‘Dekleptofication’: West’s efforts starting to wane?


A year on from Russia’s invasion of Ukraine, governments that have pledged to track down sanctioned Russian elites’ wealth must be publicly accountable about the measures they have taken – both individually and collectively, says Transparency International.

“Governments need to get more serious about targeting illicit wealth stashed within their borders, the group states. “They also need to collect and release the data in a more systematic manner, enabling civil society and the wider public to evaluate the impact of their efforts.”

Experts are calling for a new approach to so-called “dekleptofication” – the process by which the U.K. might uncouple itself from wealthy foreign investment that originates in kleptocratic states, Tom Stocks of the Organized Crime and Corruption Reporting Project writes.

Since 2016, grassroots organization the Campaign for Legislation Against Moneylaundering in Properties by Kleptocrats, known as ClampK, has been visiting properties like these on what they call “kleptocracy tours.” Nowadays, however, these tours have added significance, he adds:

Credit: OCCRP

With many of these oligarchs now targeted by an intensive sanctions program launched in response to Russia’s aggression in Ukraine, some of their most valuable assets, like these mansions, have been frozen amid U.K. government efforts to clamp down on Kremlin-linked wealth…..Oliver Bullough, an investigative journalist and tour organizer, says from the front of the bus that it will take years of dedicated political will, robust legislation, and proper resourcing of law enforcement to reverse what he calls the “criminal foolishness” of having allowed dirty money to infiltrate the U.K.’s economy over the past few decades.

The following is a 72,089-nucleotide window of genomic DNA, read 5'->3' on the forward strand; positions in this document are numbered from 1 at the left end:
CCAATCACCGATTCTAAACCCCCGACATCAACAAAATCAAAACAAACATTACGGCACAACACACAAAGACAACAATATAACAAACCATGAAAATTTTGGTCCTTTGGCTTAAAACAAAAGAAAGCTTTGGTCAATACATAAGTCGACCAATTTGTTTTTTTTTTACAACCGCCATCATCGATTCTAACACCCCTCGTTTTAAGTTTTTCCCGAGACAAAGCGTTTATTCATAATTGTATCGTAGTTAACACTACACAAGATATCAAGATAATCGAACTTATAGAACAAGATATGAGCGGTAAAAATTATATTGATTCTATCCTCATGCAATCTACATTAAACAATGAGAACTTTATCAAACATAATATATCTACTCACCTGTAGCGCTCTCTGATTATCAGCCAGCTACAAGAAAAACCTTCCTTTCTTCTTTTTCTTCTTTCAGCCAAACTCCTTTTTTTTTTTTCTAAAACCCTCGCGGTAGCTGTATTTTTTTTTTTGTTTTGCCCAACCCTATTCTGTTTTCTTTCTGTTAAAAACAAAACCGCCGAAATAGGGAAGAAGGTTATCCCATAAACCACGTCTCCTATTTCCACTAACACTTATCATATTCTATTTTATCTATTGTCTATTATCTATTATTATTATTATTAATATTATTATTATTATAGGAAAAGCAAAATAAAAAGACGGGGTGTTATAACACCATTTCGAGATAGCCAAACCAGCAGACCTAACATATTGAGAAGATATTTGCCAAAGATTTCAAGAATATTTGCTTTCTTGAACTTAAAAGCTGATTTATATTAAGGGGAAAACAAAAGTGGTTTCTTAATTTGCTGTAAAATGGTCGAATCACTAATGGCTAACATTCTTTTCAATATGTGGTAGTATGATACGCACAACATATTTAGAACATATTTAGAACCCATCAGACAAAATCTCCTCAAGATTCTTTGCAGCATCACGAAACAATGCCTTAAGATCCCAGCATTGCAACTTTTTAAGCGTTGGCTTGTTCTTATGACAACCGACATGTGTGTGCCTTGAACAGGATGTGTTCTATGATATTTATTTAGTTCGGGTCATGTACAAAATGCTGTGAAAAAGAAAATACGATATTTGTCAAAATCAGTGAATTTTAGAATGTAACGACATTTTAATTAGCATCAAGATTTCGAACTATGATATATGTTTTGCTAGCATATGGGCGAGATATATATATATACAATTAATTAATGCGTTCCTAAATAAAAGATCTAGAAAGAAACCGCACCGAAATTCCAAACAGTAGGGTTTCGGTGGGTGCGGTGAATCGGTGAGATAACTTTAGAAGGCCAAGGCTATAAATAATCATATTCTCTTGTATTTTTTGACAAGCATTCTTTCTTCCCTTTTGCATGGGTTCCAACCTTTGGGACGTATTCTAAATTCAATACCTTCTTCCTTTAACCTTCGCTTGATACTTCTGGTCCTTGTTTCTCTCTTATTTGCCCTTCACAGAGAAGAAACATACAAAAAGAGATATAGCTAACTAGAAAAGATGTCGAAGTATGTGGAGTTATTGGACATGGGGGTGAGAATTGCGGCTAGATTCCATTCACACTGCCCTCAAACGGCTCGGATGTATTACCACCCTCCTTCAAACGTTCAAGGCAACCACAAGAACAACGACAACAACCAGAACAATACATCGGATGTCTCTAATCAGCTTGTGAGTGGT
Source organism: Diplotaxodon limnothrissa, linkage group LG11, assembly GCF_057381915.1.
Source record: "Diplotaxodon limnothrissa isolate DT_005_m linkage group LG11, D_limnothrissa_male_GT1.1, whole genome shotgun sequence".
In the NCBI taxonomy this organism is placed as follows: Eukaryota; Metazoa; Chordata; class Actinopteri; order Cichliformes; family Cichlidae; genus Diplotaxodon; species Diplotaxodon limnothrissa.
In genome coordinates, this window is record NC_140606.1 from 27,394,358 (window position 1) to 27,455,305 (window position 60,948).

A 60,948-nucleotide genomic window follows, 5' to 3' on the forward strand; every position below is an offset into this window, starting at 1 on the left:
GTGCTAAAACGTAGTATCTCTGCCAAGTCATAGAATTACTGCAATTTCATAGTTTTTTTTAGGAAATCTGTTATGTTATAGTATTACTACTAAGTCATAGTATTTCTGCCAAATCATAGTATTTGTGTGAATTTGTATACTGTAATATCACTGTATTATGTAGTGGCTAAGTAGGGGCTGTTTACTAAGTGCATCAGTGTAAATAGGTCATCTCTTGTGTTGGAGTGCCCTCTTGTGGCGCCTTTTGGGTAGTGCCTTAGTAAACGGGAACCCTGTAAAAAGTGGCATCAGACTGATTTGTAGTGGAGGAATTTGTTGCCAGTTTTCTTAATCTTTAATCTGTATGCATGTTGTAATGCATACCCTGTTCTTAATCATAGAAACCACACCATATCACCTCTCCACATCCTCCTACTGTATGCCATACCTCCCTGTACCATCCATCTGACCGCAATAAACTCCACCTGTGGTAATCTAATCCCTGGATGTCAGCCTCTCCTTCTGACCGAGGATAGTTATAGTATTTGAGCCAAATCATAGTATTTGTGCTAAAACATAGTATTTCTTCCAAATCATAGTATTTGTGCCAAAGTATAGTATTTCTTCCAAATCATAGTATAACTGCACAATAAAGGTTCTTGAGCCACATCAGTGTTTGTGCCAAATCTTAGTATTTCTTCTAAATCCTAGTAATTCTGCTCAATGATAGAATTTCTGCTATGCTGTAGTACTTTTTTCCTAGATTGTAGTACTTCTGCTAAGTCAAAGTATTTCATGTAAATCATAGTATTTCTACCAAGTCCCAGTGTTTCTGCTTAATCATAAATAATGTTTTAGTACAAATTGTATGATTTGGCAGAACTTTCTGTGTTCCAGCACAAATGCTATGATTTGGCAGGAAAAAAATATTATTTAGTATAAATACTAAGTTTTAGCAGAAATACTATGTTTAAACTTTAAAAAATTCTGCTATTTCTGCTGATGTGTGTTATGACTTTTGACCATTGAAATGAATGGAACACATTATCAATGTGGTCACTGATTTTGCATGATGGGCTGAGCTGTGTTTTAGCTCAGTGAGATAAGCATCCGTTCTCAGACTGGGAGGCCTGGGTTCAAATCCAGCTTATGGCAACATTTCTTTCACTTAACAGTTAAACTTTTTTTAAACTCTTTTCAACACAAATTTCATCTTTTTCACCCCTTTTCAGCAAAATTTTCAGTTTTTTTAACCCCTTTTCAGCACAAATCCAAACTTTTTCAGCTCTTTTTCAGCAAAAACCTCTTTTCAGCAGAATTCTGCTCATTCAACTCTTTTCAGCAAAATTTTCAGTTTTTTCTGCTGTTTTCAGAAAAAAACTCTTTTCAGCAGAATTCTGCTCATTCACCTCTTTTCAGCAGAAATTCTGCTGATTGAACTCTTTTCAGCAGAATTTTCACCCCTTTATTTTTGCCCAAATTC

“By giving people a place to spend stolen money, we’re just encouraging them to steal more,” Bullough says. RTWT

The precise amount of money that has disappeared due to kleptocratic networks in Africa is unclear, writes Melissa Aten (@melissaaten) of the International Forum for Democratic Studies; however, the estimates are staggering. Brookings Institution research indicates that between 1980 and 2018, $1.3 trillion has been lost to illicit financial flows, of which kleptocratic money is a major component. In addition, UN Africa Renewal estimates that $88.6 billion is lost annually.

Watch the trailer for “Welcome to the #Kleptolands” (above) and corresponding short films about Angola, Equatorial Guinea, Republic of the Congo, Chad, and Cameroon, produced by Opening Central Africa (2022).


A bipartisan letter from 10 U.S. Senators calls on the Financial Action Task Force (FATF), an intergovernmental body that sets international anti-money laundering standards, to improve their latest ownership transparency proposal governing trusts and similar legal arrangements, which have been used to hide and move illicit assets by Russian oligarchs, drug cartels and human traffickers.

“The international order built on democracy, free markets, and the rule-of-law is under assault from autocracy, kleptocracy, and criminality,” wrote the Senators. “This assault has been fueled by opaque legal structures—such as anonymous trusts and other similar legal arrangements—created by the rule-of-law world, which provide sanctuary for the stolen wealth of the world’s worst actors.” A PDF of the letter is available here.

Print Friendly, PDF & Email